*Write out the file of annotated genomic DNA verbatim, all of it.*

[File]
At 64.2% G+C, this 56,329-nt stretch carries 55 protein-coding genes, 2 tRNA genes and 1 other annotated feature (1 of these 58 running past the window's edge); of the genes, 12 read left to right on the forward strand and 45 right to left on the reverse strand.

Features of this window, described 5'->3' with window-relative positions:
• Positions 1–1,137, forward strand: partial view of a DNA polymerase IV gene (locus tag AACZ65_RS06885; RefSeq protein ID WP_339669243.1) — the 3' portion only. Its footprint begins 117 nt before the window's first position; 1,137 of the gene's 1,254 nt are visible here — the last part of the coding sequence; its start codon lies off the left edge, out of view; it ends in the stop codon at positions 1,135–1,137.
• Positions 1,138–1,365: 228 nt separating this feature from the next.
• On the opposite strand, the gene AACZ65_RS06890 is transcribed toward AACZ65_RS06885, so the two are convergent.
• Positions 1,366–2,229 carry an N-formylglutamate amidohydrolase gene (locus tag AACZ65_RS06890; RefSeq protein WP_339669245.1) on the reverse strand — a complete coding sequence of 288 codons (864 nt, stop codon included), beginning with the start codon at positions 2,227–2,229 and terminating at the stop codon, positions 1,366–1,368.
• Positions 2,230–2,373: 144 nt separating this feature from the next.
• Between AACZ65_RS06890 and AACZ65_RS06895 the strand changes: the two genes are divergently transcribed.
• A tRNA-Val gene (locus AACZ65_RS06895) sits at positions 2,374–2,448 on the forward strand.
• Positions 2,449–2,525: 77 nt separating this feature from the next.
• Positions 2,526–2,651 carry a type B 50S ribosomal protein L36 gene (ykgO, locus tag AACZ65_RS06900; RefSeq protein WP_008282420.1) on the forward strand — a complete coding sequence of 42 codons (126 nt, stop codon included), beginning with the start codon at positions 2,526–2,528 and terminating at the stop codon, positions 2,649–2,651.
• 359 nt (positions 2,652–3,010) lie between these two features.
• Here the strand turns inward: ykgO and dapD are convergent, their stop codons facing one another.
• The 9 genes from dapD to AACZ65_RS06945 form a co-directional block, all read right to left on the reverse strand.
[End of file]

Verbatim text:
At 64.2% G+C, this 56,329-nt stretch carries 55 protein-coding genes, 2 tRNA genes and 1 other annotated feature (1 of these 58 running past the window's edge); of the genes, 12 read left to right on the forward strand and 45 right to left on the reverse strand.

Features of this window, described 5'->3' with window-relative positions:
• Positions 1–1,137, forward strand: partial view of a DNA polymerase IV gene (locus tag AACZ65_RS06885; RefSeq protein ID WP_339669243.1) — the 3' portion only. Its footprint begins 117 nt before the window's first position; 1,137 of the gene's 1,254 nt are visible here — the last part of the coding sequence; its start codon lies off the left edge, out of view; it ends in the stop codon at positions 1,135–1,137.
• Positions 1,138–1,365: 228 nt separating this feature from the next.
• On the opposite strand, the gene AACZ65_RS06890 is transcribed toward AACZ65_RS06885, so the two are convergent.
• Positions 1,366–2,229 carry an N-formylglutamate amidohydrolase gene (locus tag AACZ65_RS06890; RefSeq protein WP_339669245.1) on the reverse strand — a complete coding sequence of 288 codons (864 nt, stop codon included), beginning with the start codon at positions 2,227–2,229 and terminating at the stop codon, positions 1,366–1,368.
• Positions 2,230–2,373: 144 nt separating this feature from the next.
• Between AACZ65_RS06890 and AACZ65_RS06895 the strand changes: the two genes are divergently transcribed.
• A tRNA-Val gene (locus AACZ65_RS06895) sits at positions 2,374–2,448 on the forward strand.
• Positions 2,449–2,525: 77 nt separating this feature from the next.
• Positions 2,526–2,651 carry a type B 50S ribosomal protein L36 gene (ykgO, locus tag AACZ65_RS06900; RefSeq protein WP_008282420.1) on the forward strand — a complete coding sequence of 42 codons (126 nt, stop codon included), beginning with the start codon at positions 2,526–2,528 and terminating at the stop codon, positions 2,649–2,651.
• 359 nt (positions 2,652–3,010) lie between these two features.
• Here the strand turns inward: ykgO and dapD are convergent, their stop codons facing one another.
• The 9 genes from dapD to AACZ65_RS06945 form a co-directional block, all read right to left on the reverse strand.